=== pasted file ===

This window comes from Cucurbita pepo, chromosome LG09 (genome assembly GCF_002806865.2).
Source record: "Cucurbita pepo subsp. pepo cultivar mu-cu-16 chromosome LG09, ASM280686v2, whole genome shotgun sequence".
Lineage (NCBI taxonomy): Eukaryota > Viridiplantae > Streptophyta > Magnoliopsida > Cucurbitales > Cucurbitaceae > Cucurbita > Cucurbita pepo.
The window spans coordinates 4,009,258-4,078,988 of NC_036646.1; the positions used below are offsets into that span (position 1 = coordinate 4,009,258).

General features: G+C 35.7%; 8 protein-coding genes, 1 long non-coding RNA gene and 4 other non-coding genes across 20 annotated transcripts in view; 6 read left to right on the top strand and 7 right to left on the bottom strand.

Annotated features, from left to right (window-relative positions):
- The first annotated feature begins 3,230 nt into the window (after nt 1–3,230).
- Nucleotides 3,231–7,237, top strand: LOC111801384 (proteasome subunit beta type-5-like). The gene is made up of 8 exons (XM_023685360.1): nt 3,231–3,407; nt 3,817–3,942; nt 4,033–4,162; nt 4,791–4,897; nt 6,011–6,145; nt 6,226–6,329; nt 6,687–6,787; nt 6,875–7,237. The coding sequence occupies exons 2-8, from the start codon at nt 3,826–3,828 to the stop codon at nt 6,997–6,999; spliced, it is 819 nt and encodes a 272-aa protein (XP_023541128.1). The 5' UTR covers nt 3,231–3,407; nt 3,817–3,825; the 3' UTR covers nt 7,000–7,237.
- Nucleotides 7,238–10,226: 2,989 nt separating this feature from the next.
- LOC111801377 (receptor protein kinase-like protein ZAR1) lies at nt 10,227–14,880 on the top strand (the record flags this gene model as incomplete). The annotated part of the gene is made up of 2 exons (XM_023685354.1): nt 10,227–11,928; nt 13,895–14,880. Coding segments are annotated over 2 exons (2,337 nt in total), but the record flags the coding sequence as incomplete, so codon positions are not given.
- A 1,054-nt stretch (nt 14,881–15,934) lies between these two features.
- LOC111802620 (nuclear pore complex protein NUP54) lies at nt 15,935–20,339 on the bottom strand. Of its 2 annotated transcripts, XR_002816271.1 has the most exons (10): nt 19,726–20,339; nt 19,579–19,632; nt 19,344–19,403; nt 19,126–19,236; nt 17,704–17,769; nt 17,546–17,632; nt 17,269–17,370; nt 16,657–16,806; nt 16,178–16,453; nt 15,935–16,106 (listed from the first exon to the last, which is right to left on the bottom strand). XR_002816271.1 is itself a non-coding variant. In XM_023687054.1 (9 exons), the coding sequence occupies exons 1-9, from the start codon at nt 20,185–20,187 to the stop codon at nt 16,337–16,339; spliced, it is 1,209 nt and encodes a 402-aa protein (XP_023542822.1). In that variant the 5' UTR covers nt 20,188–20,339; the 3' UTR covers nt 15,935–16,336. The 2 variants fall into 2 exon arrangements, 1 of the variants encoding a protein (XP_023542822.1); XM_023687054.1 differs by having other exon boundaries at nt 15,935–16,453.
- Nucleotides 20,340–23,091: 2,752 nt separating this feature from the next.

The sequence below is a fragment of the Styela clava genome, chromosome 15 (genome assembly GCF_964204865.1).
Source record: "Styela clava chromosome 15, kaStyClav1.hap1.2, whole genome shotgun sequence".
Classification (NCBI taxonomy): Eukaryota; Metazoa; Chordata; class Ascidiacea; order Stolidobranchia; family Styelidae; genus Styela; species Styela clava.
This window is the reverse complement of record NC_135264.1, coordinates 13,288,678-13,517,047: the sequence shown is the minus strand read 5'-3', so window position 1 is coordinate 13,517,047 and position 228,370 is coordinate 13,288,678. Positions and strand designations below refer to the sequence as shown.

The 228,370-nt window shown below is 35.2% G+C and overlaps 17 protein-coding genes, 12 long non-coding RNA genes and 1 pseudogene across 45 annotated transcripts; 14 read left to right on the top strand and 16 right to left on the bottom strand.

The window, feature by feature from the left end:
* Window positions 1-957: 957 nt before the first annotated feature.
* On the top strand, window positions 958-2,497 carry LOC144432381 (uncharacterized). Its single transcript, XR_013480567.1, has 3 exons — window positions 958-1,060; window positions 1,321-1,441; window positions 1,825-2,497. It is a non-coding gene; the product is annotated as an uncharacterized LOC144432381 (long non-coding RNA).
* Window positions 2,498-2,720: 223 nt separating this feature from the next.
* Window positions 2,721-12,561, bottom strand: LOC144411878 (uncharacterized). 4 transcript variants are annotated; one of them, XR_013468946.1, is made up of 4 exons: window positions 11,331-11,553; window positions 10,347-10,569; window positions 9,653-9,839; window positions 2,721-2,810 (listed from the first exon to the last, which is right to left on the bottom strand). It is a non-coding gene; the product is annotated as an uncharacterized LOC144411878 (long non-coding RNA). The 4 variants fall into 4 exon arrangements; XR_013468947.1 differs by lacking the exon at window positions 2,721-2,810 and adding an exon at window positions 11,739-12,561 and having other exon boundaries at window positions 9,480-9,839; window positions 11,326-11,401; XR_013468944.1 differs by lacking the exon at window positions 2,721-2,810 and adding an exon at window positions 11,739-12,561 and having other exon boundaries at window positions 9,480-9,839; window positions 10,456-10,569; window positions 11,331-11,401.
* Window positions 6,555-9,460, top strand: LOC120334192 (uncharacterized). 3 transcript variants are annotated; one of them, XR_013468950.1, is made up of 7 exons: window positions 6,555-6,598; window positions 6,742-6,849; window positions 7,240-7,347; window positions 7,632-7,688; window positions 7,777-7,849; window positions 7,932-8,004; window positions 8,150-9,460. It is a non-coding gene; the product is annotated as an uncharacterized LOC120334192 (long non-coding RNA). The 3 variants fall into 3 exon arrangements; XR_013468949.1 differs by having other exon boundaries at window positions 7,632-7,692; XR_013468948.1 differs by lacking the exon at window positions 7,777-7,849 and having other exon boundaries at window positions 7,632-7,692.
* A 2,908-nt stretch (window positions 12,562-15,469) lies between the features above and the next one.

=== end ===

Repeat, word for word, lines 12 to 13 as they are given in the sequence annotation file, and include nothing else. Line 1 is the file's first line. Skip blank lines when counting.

- LOC111802620 (nuclear pore complex protein NUP54) lies at nt 15,935–20,339 on the bottom strand. Of its 2 annotated transcripts, XR_002816271.1 has the most exons (10): nt 19,726–20,339; nt 19,579–19,632; nt 19,344–19,403; nt 19,126–19,236; nt 17,704–17,769; nt 17,546–17,632; nt 17,269–17,370; nt 16,657–16,806; nt 16,178–16,453; nt 15,935–16,106 (listed from the first exon to the last, which is right to left on the bottom strand). XR_002816271.1 is itself a non-coding variant. In XM_023687054.1 (9 exons), the coding sequence occupies exons 1-9, from the start codon at nt 20,185–20,187 to the stop codon at nt 16,337–16,339; spliced, it is 1,209 nt and encodes a 402-aa protein (XP_023542822.1). In that variant the 5' UTR covers nt 20,188–20,339; the 3' UTR covers nt 15,935–16,336. The 2 variants fall into 2 exon arrangements, 1 of the variants encoding a protein (XP_023542822.1); XM_023687054.1 differs by having other exon boundaries at nt 15,935–16,453.
- Nucleotides 20,340–23,091: 2,752 nt separating this feature from the next.